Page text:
Roofs are more interesting in Egypt than at home.
In the US, roofs are mostly gabled. We might have tar paper or shingles or skylights, and in some cases even solar panels - but that's about as interesting as it gets.
Roofs that I've seen lately are flat and much ado is had
upon them. A lot of buildings are half built... (speculation as to why:
Did they run out of money? Do they leave them like that for tax reasons?
Is it just the normal pace of construction?) ... and the top floor of a
half built building is a lot like a flat roof.
In Syria I mentioned the satellite dishes, nestled across every bare square inch of rooftops, searching for the mother ship. In Damascus they changed the law and now there is just one dish per roof. More developed? I say, not as interesting.
In Egypt there is no such law. Roofs are littered with soft circles of all sizes as far as the eye can see, gazing towards ArabSat or NileSat, sucking in billions of channels. A half built building with no heating or windows will already have the dishes starting to sprout.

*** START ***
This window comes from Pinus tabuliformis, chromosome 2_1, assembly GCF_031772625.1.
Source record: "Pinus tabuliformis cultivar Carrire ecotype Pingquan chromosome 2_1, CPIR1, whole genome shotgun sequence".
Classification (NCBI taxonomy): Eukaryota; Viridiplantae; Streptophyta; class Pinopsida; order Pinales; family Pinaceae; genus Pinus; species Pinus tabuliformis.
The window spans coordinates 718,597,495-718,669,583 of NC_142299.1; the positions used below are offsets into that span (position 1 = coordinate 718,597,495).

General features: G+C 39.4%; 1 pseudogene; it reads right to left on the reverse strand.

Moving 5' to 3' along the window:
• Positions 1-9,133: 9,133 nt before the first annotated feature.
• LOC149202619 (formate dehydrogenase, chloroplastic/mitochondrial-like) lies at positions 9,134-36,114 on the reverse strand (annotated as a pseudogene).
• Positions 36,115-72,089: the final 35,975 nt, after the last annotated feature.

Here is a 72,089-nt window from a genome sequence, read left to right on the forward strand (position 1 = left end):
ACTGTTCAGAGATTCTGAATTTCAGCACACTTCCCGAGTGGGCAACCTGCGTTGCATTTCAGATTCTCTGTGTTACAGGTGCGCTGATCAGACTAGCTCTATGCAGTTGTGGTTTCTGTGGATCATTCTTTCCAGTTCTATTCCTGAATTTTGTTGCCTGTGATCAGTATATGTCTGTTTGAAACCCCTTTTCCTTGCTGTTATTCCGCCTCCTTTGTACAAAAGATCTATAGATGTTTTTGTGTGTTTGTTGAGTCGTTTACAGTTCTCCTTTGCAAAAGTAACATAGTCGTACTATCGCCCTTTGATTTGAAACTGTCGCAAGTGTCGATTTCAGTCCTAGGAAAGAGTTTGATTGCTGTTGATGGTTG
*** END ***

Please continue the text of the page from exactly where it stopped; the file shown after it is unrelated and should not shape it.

On our roof there is an elevator motor house, some water tanks, satellite dishes, a sunny sitting area, and a picnic area with a stove and some decrepit stationary bicycles. On a clear day you can see the big pyramids across the Nile. I would enjoy it more except that it is extremely dusty.
The staples of an Egyptian roof are (of course) the aforementioned dishes, the water tanks, and bird houses. We have speculated about the bird houses. Are they for foul (roof-top livestock)? Are they for the swarms of pigeons that seem to occupy them anyhow? Do people hang out in them? It seems people put a lot of care into them. Designs and gay painting. Large structures of wood.
I have simple dreams. I'd like to visit one of these exciting roofs.
An aid workers impressions as she travels the world building toilets.
Latest public adventure: to be determined.
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